One discovery was that the programs organically conceived by participants, rather than staff, seemed to have a higher success rate. In addition, the programs with especially large committees (i.e. number of people leading the event) were also quite successful.
As we discussed the ramifications, a fellow board member mentioned the concept of the “IKEA effect.” When people buy furniture at IKEA, they have to assemble it themselves. You might think people would find this frustrating. But, in fact, they report a high degree of satisfaction with their IKEA furniture – largely because of the greater sense of ownership that comes from the labor required to assemble the furniture.
This do-it-yourself-to-love-it-more phenomenon presents an invaluable opportunity for leaders of teams – and brands. When you can set up projects for others – or even a product – with a dose of assembly required, you are likely to garner a higher level of commitment.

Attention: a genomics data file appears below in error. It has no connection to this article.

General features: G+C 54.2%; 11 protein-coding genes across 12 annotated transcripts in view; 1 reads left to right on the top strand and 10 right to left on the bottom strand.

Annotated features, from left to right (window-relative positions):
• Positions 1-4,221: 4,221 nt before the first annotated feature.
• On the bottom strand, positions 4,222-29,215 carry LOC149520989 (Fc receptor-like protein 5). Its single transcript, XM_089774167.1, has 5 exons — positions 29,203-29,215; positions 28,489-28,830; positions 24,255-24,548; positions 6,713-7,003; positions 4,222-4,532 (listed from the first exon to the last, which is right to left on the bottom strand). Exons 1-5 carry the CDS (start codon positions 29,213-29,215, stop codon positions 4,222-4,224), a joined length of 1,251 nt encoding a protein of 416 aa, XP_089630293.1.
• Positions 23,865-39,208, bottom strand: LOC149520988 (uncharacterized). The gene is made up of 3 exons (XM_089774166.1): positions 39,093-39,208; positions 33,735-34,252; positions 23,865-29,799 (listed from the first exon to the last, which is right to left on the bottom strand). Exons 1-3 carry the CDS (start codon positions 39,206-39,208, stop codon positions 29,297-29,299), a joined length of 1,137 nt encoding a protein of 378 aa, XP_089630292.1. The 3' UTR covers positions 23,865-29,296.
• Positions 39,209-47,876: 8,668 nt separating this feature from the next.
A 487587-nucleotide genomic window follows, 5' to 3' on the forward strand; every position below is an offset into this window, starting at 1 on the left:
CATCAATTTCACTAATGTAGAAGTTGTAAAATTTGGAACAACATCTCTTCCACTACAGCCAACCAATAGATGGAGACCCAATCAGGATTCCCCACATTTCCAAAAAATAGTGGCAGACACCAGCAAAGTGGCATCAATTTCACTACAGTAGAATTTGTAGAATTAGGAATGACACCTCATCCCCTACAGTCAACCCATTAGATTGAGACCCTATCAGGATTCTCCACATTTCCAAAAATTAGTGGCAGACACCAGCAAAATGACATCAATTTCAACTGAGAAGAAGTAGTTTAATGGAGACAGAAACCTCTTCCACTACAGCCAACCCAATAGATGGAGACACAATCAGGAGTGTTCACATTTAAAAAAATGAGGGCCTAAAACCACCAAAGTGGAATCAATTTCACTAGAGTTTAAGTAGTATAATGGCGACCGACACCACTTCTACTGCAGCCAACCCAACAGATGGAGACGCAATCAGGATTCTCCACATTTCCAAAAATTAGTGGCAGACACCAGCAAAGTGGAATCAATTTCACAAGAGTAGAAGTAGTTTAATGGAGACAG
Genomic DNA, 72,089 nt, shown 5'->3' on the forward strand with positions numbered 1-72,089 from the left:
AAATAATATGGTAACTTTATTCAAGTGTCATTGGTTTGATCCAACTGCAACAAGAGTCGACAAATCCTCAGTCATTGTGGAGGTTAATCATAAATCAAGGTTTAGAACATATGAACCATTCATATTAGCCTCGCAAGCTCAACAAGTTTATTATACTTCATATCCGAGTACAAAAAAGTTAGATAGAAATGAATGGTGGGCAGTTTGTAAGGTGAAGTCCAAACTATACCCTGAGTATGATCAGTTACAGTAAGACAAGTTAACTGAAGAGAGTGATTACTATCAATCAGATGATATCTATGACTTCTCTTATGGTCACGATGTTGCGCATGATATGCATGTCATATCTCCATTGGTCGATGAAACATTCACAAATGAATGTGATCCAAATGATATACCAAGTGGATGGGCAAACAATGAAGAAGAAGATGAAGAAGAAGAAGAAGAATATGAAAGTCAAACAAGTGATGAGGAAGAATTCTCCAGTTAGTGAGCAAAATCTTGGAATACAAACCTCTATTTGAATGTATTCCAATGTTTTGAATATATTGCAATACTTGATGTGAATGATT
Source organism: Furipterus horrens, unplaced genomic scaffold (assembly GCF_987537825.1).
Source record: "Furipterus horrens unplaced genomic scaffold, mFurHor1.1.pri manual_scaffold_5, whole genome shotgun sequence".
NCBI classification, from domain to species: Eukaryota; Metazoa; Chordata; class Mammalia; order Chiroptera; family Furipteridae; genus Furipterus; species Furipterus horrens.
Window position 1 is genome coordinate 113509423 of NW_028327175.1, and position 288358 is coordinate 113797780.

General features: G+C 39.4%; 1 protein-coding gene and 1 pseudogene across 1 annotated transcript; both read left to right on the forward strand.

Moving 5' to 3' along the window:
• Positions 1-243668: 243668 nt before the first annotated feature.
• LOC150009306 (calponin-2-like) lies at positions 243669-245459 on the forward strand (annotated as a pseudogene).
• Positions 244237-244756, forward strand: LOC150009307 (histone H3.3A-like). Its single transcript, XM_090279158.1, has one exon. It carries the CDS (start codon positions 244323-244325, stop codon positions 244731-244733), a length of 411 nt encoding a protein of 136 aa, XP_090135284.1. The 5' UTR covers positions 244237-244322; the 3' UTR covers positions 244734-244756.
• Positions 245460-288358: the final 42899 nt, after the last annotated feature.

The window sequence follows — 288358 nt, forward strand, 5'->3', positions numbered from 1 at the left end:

Of course, by having customers assemble their own furniture, IKEA runs the risk of shoddy execution and improper assemblies that reflect poorly on their brand. Similarly, we must accept the risk of deviations from our expectations as a reasonable cost for empowering our teams and our customers. In many cases, the benefits of do-it-yourself are likely to outweigh the costs.
As leaders, we must challenge ourselves to let others create what we have in mind, if only to accomplish the ultimate goal of engaging others and fostering ownership.
***This article is based on research by Scott Belsky and the Behance team. Behance runs the Behance Creative Network, the 99% productivity think thank, the Action Method project management application, and the Creative Jobs List.